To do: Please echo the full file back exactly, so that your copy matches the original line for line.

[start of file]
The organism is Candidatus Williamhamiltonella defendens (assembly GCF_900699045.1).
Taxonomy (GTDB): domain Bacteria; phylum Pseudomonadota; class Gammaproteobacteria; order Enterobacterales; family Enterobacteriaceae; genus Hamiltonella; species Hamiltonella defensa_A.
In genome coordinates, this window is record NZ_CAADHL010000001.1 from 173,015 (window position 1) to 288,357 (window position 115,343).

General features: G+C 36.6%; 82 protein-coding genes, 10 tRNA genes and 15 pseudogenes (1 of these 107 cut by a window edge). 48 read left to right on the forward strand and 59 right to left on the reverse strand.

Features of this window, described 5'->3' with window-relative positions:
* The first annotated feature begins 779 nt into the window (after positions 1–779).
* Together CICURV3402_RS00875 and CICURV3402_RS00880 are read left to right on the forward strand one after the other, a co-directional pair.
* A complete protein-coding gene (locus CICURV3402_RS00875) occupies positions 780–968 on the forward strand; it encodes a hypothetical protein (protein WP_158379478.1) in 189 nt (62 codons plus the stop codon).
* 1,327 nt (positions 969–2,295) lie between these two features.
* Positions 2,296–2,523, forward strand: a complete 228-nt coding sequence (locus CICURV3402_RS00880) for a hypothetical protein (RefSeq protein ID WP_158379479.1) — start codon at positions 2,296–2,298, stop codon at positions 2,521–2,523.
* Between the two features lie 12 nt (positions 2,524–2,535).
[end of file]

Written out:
The organism is Candidatus Williamhamiltonella defendens (assembly GCF_900699045.1).
Taxonomy (GTDB): domain Bacteria; phylum Pseudomonadota; class Gammaproteobacteria; order Enterobacterales; family Enterobacteriaceae; genus Hamiltonella; species Hamiltonella defensa_A.
In genome coordinates, this window is record NZ_CAADHL010000001.1 from 173,015 (window position 1) to 288,357 (window position 115,343).

General features: G+C 36.6%; 82 protein-coding genes, 10 tRNA genes and 15 pseudogenes (1 of these 107 cut by a window edge). 48 read left to right on the forward strand and 59 right to left on the reverse strand.

Features of this window, described 5'->3' with window-relative positions:
* The first annotated feature begins 779 nt into the window (after positions 1–779).
* Together CICURV3402_RS00875 and CICURV3402_RS00880 are read left to right on the forward strand one after the other, a co-directional pair.
* A complete protein-coding gene (locus CICURV3402_RS00875) occupies positions 780–968 on the forward strand; it encodes a hypothetical protein (protein WP_158379478.1) in 189 nt (62 codons plus the stop codon).
* 1,327 nt (positions 969–2,295) lie between these two features.
* Positions 2,296–2,523, forward strand: a complete 228-nt coding sequence (locus CICURV3402_RS00880) for a hypothetical protein (RefSeq protein ID WP_158379479.1) — start codon at positions 2,296–2,298, stop codon at positions 2,521–2,523.
* Between the two features lie 12 nt (positions 2,524–2,535).